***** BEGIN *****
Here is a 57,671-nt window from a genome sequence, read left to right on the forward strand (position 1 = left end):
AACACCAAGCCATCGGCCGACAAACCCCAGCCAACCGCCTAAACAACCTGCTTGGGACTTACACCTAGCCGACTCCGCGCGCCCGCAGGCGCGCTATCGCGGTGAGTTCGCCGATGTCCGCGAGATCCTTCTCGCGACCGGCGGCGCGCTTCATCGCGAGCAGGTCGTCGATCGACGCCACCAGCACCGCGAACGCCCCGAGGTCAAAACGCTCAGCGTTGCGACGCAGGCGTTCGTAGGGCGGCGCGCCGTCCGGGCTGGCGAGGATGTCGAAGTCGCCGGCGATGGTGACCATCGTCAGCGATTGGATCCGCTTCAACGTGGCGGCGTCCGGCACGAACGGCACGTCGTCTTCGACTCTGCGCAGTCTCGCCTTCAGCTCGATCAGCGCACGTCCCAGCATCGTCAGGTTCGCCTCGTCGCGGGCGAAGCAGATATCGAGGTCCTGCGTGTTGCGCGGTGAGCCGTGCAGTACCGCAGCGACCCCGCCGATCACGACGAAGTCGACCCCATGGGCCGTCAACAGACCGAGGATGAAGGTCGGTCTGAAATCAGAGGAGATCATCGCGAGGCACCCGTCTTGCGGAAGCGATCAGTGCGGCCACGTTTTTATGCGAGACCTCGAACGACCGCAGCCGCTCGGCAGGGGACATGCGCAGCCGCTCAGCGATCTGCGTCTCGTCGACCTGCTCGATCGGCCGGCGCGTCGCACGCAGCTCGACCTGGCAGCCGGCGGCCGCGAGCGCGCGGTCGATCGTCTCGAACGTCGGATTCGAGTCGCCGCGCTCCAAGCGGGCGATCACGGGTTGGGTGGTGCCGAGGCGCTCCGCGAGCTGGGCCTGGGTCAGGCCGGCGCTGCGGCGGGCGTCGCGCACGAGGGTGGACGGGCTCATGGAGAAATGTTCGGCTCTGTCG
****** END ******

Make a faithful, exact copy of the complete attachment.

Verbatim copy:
Here is a 57,671-nt window from a genome sequence, read left to right on the forward strand (position 1 = left end):
AACACCAAGCCATCGGCCGACAAACCCCAGCCAACCGCCTAAACAACCTGCTTGGGACTTACACCTAGCCGACTCCGCGCGCCCGCAGGCGCGCTATCGCGGTGAGTTCGCCGATGTCCGCGAGATCCTTCTCGCGACCGGCGGCGCGCTTCATCGCGAGCAGGTCGTCGATCGACGCCACCAGCACCGCGAACGCCCCGAGGTCAAAACGCTCAGCGTTGCGACGCAGGCGTTCGTAGGGCGGCGCGCCGTCCGGGCTGGCGAGGATGTCGAAGTCGCCGGCGATGGTGACCATCGTCAGCGATTGGATCCGCTTCAACGTGGCGGCGTCCGGCACGAACGGCACGTCGTCTTCGACTCTGCGCAGTCTCGCCTTCAGCTCGATCAGCGCACGTCCCAGCATCGTCAGGTTCGCCTCGTCGCGGGCGAAGCAGATATCGAGGTCCTGCGTGTTGCGCGGTGAGCCGTGCAGTACCGCAGCGACCCCGCCGATCACGACGAAGTCGACCCCATGGGCCGTCAACAGACCGAGGATGAAGGTCGGTCTGAAATCAGAGGAGATCATCGCGAGGCACCCGTCTTGCGGAAGCGATCAGTGCGGCCACGTTTTTATGCGAGACCTCGAACGACCGCAGCCGCTCGGCAGGGGACATGCGCAGCCGCTCAGCGATCTGCGTCTCGTCGACCTGCTCGATCGGCCGGCGCGTCGCACGCAGCTCGACCTGGCAGCCGGCGGCCGCGAGCGCGCGGTCGATCGTCTCGAACGTCGGATTCGAGTCGCCGCGCTCCAAGCGGGCGATCACGGGTTGGGTGGTGCCGAGGCGCTCCGCGAGCTGGGCCTGGGTCAGGCCGGCGCTGCGGCGGGCGTCGCGCACGAGGGTGGACGGGCTCATGGAGAAATGTTCGGCTCTGTCG